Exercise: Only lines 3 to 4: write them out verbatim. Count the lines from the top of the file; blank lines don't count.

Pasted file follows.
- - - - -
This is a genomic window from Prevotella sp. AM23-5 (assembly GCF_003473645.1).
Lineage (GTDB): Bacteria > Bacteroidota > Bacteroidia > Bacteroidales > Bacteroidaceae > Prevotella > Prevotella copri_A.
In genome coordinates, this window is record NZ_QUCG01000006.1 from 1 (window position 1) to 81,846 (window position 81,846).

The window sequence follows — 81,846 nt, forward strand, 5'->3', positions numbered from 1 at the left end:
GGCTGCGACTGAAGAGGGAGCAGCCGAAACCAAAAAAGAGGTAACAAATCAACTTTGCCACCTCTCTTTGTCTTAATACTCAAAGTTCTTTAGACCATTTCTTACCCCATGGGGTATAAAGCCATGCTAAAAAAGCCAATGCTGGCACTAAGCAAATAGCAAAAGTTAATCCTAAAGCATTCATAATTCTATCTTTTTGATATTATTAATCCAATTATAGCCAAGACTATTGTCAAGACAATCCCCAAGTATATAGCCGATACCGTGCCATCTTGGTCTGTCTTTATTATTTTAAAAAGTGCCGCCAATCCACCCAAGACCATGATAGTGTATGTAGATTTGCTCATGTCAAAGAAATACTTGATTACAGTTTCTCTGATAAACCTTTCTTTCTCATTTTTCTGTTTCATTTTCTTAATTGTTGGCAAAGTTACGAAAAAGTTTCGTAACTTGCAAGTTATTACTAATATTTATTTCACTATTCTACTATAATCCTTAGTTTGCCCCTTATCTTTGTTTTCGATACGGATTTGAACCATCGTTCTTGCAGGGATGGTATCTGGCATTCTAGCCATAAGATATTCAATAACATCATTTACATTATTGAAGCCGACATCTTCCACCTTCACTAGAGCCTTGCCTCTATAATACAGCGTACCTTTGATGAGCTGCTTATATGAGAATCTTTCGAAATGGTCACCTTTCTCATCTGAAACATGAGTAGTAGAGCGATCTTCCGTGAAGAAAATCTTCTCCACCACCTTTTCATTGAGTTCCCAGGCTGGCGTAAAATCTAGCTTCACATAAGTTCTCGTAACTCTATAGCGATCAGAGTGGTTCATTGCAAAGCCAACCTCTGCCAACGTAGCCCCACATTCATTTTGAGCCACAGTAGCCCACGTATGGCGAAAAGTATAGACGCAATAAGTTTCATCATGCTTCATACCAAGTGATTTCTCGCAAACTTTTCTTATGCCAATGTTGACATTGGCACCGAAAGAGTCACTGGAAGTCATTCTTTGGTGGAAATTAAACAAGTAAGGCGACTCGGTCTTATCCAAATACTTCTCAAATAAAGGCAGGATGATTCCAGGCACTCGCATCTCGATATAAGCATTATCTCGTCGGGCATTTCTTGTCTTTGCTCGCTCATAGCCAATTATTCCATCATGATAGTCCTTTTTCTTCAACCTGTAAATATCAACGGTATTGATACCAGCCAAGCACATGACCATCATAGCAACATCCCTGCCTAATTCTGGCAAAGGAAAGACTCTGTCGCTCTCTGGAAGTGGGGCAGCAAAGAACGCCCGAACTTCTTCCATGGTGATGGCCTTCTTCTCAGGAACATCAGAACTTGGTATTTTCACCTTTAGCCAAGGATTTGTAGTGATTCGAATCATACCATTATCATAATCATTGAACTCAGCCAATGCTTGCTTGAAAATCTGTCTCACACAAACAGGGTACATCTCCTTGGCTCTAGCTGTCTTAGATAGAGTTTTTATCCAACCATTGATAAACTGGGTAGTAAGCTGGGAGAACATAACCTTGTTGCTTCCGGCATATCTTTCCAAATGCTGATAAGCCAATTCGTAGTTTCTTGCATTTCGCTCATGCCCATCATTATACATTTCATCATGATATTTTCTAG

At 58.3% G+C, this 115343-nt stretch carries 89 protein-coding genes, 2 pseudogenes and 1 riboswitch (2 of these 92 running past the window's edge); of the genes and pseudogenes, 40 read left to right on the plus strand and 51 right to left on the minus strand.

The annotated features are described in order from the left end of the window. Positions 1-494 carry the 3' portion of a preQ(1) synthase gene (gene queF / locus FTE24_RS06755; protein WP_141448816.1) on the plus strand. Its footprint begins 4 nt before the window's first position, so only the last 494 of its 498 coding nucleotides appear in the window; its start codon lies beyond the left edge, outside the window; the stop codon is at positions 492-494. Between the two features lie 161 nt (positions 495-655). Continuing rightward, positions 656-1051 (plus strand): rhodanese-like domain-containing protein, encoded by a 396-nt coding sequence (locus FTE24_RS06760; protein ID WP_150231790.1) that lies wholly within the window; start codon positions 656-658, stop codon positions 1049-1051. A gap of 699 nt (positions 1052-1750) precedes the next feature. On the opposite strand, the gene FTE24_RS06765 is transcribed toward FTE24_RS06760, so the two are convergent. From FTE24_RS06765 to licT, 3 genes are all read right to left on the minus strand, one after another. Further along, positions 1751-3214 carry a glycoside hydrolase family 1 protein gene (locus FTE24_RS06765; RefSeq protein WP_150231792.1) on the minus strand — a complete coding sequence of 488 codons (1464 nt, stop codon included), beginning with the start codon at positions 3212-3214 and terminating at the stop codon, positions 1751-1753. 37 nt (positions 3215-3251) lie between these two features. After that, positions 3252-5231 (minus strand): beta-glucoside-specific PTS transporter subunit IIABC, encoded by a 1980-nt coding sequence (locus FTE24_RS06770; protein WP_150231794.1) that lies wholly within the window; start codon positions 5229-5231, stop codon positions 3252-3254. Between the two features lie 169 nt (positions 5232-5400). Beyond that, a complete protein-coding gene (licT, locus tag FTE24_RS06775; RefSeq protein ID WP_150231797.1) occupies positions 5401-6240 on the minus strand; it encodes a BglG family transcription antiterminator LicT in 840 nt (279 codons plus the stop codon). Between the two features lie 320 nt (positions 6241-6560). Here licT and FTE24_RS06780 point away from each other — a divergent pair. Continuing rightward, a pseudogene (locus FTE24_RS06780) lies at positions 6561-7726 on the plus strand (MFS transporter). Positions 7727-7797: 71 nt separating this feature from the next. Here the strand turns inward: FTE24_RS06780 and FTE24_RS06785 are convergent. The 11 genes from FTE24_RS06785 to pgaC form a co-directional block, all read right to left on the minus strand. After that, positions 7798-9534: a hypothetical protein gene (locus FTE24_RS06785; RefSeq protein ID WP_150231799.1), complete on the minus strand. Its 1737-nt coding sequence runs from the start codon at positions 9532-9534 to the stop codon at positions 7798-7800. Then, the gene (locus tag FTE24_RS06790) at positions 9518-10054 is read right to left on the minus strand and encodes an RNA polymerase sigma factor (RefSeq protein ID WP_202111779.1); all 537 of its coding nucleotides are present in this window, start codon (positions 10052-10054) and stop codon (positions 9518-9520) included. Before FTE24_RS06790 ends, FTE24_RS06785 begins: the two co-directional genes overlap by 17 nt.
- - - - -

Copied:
In genome coordinates, this window is record NZ_QUCG01000006.1 from 1 (window position 1) to 81,846 (window position 81,846).

The window sequence follows — 81,846 nt, forward strand, 5'->3', positions numbered from 1 at the left end: